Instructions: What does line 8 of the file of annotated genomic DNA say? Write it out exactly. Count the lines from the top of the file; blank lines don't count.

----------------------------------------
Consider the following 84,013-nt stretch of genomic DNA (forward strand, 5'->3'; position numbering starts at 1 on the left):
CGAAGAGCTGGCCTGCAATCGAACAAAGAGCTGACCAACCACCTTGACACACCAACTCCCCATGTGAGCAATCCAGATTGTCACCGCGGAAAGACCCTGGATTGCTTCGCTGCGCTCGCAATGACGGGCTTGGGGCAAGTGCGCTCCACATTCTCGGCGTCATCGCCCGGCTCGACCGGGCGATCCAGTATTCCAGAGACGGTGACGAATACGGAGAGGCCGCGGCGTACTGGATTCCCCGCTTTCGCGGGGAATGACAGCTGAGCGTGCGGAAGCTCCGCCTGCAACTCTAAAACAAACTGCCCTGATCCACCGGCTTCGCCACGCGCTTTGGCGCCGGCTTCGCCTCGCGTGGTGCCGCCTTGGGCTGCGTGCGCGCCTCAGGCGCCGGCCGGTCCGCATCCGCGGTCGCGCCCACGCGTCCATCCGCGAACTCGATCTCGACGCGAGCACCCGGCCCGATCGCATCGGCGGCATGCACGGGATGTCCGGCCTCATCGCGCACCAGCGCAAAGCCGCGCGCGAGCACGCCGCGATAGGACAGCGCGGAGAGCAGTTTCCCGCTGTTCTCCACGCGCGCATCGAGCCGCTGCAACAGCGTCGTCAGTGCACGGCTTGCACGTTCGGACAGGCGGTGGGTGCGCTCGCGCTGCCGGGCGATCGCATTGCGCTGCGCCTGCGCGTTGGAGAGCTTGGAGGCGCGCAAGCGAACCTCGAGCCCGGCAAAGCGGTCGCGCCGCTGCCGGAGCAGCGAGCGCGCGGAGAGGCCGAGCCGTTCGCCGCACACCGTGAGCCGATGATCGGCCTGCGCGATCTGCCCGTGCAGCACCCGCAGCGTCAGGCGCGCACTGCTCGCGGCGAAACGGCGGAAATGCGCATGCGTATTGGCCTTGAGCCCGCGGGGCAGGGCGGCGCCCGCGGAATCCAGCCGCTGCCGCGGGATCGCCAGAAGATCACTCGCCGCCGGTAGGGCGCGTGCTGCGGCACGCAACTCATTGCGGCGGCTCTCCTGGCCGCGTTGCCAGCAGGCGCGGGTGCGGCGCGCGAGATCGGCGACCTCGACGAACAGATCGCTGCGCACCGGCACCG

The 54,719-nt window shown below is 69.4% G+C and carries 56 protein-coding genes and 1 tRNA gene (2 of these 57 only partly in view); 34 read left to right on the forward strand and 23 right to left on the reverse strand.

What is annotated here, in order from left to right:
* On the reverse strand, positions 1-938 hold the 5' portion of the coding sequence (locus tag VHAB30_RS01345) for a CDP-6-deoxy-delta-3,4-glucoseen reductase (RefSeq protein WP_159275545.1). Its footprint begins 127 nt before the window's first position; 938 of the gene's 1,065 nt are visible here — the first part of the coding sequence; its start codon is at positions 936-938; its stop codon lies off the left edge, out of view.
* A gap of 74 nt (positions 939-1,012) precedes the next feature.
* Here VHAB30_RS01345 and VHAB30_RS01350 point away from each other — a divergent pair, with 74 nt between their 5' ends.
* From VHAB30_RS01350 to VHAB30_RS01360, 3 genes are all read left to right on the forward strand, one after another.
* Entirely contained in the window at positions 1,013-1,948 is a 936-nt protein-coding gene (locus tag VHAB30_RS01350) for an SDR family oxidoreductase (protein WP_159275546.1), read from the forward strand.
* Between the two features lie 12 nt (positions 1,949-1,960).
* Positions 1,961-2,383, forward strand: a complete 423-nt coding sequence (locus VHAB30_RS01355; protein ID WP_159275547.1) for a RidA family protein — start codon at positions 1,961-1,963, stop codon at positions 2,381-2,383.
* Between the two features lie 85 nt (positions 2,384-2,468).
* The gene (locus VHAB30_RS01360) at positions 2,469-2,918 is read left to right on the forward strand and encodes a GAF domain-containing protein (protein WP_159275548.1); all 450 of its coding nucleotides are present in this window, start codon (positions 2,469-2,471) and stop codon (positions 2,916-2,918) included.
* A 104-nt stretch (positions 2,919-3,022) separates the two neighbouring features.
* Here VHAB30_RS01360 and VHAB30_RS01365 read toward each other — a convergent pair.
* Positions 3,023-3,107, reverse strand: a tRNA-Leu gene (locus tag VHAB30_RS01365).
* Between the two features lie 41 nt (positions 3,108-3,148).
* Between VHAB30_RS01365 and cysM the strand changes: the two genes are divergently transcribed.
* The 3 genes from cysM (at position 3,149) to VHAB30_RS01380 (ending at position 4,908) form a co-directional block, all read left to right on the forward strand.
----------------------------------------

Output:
* From VHAB30_RS01350 to VHAB30_RS01360, 3 genes are all read left to right on the forward strand, one after another.